Over his 20 year career he’s recruited some of rugby league’s biggest names but even Penrith Panthers Recruitment Manager, Jim Jones, admits he’s let some beauties get away.
Last week at Penrith’s end of year presentation night Jones walked away with the club’s prestigious Clubman of the Year award, after his many years of dedicated service at the foot of the Mountains.
“It was a bit of a shock actually, I wish someone had whispered in my ear earlier so I could’ve prepared a speech and thank my beautiful wife Mary,” Jones said.
“It was a very humbling experience to be held at such high esteem like previous recipients of the award – Petero Civoniceva, Royce Simmons and John Cartwright.”
Jones began his career at the Panthers in the 1980’s as a player lining up alongside former Penrith legends Phil Gould, Darryl Brohman, Royce Simmons and Tim Sheens in the ‘chocolate solider’ strip.
“I was scouted by the late Mick Kelly in the 1980’s and played a combined 46 first grade games with Penrith and Canberra,” Jones said.
“I really appreciate what Penrith has done for me over the years and this is my way of repaying them through my current position now.”
Jones began his career as a rugby league talent scout at the Panthers in 1990 courtesy of then coach and now current boss Phil Gould.
Gould convinced his old friend to leave his job as paid landscaper and join him at the Panthers as a recruitment officer. Over the years Jones’ eyes have seen thousands upon thousands of young kids playing league at local and interstate carnivals in the hopes that one day they will join the big time and become professional.
Jones is the man responsible for making many kids’ dreams a reality. His most notable acquisitions include former stars Matt Sing, Brett Mullins, Craig Gower, Tony Puletua and Luke Rooney as well as a huge number from the NRL’s current crop including Luke Lewis, Frank Pritchard, Steve Turner, George Rose and Ben Pomeroy.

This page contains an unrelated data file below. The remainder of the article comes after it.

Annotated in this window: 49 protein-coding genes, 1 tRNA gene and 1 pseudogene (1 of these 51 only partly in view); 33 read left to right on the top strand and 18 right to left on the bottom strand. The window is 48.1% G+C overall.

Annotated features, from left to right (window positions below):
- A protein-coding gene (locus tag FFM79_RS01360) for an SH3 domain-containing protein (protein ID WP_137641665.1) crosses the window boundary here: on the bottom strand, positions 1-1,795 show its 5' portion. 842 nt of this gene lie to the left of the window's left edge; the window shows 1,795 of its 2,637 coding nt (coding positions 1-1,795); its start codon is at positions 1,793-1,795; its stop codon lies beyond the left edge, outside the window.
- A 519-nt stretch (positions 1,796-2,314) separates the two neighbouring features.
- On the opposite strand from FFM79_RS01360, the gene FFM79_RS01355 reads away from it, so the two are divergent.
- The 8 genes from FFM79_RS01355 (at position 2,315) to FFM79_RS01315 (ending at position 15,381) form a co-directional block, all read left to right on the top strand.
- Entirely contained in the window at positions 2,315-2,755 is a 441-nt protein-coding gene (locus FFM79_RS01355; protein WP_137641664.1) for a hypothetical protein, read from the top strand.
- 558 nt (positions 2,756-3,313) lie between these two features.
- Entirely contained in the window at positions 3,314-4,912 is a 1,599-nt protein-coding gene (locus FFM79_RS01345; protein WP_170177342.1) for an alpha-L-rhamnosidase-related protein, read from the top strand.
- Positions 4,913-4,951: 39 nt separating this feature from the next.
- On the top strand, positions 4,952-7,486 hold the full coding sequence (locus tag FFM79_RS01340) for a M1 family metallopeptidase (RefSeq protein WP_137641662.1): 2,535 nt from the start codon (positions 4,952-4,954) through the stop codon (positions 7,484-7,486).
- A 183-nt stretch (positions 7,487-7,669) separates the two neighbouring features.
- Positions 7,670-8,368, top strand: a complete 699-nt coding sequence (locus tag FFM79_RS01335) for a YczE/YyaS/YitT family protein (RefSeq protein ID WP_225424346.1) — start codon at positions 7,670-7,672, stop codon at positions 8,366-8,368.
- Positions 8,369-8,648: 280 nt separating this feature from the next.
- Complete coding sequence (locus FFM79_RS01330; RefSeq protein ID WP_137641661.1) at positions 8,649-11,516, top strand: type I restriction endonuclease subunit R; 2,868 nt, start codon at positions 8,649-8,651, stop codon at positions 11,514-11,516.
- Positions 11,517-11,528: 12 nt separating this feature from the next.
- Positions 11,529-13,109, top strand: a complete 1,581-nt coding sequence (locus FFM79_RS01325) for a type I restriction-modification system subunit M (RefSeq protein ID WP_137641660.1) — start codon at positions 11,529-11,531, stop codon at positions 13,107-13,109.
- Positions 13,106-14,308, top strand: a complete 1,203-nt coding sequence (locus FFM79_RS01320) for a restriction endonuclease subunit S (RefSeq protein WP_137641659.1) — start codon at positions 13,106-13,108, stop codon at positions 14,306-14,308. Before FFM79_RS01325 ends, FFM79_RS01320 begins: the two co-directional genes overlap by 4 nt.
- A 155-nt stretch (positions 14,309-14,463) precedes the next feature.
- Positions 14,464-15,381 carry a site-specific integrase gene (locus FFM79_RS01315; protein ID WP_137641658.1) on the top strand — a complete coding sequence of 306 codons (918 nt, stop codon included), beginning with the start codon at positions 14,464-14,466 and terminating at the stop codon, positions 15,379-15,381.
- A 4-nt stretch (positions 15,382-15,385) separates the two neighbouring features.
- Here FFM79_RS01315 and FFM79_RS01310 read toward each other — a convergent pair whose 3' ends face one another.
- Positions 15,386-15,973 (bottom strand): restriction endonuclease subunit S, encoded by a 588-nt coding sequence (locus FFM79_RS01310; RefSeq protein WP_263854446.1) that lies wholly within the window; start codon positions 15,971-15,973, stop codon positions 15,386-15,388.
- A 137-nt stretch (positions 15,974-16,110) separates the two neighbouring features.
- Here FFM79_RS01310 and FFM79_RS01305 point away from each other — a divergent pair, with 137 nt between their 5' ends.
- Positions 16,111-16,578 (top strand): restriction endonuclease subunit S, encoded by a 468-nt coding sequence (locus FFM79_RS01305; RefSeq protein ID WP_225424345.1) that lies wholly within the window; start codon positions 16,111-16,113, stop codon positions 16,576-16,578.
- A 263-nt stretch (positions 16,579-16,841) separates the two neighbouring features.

“You get a sense of satisfaction when you see players you’ve found go on to big things,” Jones said.
Unfortunately for Jones and Penrith there have been some superstars that have slipped through the cracks for one reason or another.
“Back in the early 90’s I went to a league competition in Queensland and Gus asked me to find a big winger. There were two big ones there on the day, both tall and dark,” Jones said.
“I told Gus I found two blokes who had skill but he said we could only afford one. So I brought a kid called Butch Fatnowna back to Penrith and the other guy was Wendell Sailor.
“But that’s why Gus is good to work with because his attitude is you won’t get them all right.”
Jones believes finding players in this current era is even more competitive with the amount of recruitment managers at junior league games outweighing the spectators. Fortunately for Jones he has a secret weapon in his holster.
“I take Gus out with me, he wants to come,” he said.
“Gus is a really good talker and parents feel comfortable when he tells them we’re (Panthers) going to look after their young bloke.
“When scouting a young player you have to do your homework, they have to have a really good attitude. There are a lot of brilliant players out there but it’s not very often you can turn them around… they have to work hard, train really hard, they have to want it.”